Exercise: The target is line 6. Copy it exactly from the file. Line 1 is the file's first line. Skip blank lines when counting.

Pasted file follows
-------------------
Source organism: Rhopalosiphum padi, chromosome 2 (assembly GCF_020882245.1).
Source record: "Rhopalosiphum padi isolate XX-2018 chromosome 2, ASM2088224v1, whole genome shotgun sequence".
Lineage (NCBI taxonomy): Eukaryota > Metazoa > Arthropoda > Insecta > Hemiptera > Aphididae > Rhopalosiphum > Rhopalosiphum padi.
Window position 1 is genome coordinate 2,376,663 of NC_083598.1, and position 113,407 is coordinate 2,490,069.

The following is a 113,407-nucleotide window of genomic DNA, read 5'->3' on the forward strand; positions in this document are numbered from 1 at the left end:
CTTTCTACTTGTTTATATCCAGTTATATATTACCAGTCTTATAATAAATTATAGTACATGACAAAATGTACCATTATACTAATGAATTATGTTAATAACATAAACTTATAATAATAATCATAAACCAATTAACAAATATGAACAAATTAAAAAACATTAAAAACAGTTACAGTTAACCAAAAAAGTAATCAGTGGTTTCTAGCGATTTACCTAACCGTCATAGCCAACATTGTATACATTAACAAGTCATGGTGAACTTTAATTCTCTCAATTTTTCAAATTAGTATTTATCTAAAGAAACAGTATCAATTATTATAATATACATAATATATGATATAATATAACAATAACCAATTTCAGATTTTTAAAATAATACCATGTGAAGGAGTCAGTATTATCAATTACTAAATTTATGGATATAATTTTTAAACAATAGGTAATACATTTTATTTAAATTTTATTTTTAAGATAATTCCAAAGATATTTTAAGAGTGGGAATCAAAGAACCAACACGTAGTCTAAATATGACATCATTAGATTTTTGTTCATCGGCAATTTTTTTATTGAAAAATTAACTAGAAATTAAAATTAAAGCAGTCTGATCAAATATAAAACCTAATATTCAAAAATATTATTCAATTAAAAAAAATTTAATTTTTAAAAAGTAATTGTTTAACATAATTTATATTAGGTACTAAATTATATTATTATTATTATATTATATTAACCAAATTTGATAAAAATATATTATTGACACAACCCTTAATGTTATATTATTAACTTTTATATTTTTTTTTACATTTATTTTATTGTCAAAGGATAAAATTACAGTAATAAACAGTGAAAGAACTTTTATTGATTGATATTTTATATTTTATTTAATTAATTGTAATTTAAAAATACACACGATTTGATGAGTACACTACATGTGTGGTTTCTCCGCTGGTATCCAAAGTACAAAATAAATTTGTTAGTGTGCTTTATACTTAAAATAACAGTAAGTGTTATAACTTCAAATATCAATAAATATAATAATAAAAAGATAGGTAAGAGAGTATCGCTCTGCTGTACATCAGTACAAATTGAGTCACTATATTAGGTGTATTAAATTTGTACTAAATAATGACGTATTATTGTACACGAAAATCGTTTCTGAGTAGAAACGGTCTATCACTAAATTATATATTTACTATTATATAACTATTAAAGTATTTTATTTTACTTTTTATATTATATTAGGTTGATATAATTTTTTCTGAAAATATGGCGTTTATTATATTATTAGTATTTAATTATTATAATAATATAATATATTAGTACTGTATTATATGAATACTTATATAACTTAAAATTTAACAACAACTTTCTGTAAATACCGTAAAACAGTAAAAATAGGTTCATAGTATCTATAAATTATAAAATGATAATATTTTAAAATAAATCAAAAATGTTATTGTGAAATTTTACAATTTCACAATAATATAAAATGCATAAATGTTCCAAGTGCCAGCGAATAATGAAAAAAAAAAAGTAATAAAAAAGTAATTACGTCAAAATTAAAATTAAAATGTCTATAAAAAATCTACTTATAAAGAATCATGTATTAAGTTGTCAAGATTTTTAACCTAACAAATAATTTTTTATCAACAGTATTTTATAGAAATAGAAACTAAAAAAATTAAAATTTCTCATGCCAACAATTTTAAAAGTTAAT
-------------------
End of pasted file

CTTTCTACTTGTTTATATCCAGTTATATATTACCAGTCTTATAATAAATTATAGTACATGACAAAATGTACCATTATACTAATGAATTATGTTAATAACATAAACTTATAATAATAATCATAAACCAATTAACAAATATGAACAAATTAAAAAACATTAAAAACAGTTACAGTTAACCAAAAAAGTAATCAGTGGTTTCTAGCGATTTACCTAACCGTCATAGCCAACATTGTATACATTAACAAGTCATGGTGAACTTTAATTCTCTCAATTTTTCAAATTAGTATTTATCTAAAGAAACAGTATCAATTATTATAATATACATAATATATGATATAATATAACAATAACCAATTTCAGATTTTTAAAATAATACCATGTGAAGGAGTCAGTATTATCAATTACTAAATTTATGGATATAATTTTTAAACAATAGGTAATACATTTTATTTAAATTTTATTTTTAAGATAATTCCAAAGATATTTTAAGAGTGGGAATCAAAGAACCAACACGTAGTCTAAATATGACATCATTAGATTTTTGTTCATCGGCAATTTTTTTATTGAAAAATTAACTAGAAATTAAAATTAAAGCAGTCTGATCAAATATAAAACCTAATATTCAAAAATATTATTCAATTAAAAAAAATTTAATTTTTAAAAAGTAATTGTTTAACATAATTTATATTAGGTACTAAATTATATTATTATTATTATATTATATTAACCAAATTTGATAAAAATATATTATTGACACAACCCTTAATGTTATATTATTAACTTTTATATTTTTTTTTACATTTATTTTATTGTCAAAGGATAAAATTACAGTAATAAACAGTGAAAGAACTTTTATTGATTGATATTTTATATTTTATTTAATTAATTGTAATTTAAAAATACACACGATTTGATGAGTACACTACATGTGTGGTTTCTCCGCTGGTATCCAAAGTACAAAATAAATTTGTTAGTGTGCTTTATACTTAAAATAACAGTAAGTGTTATAACTTCAAATATCAATAAATATAATAATAAAAAGATAGGTAAGAGAGTATCGCTCTGCTGTACATCAGTACAAATTGAGTCACTATATTAGGTGTATTAAATTTGTACTAAATAATGACGTATTATTGTACACGAAAATCGTTTCTGAGTAGAAACGGTCTATCACTAAATTATATATTTACTATTATATAACTATTAAAGTATTTTATTTTACTTTTTATATTATATTAGGTTGATATAATTTTTTCTGAAAATATGGCGTTTATTATATTATTAGTATTTAATTATTATAATAATATAATATATTAGTACTGTATTATATGAATACTTATATAACTTAAAATTTAACAACAACTTTCTGTAAATACCGTAAAACAGTAAAAATAGGTTCATAGTATCTATAAATTATAAAATGATAATATTTTAAAATAAATCAAAAATGTTATTGTGAAATTTTACAATTTCACAATAATATAAAATGCATAAATGTTCCAAGTGCCAGCGAATAATGAAAAAAAAAAAGTAATAAAAAAGTAATTACGTCAAAATTAAAATTAAAATGTCTATAAAAAATCTACTTATAAAGAATCATGTATTAAGTTGTCAAGATTTTTAACCTAACAAATAATTTTTTATCAACAGTATTTTATAGAAATAGAAACTAAAAAAATTAAAATTTCTCATGCCAACAATTTTAAAAGTTAAT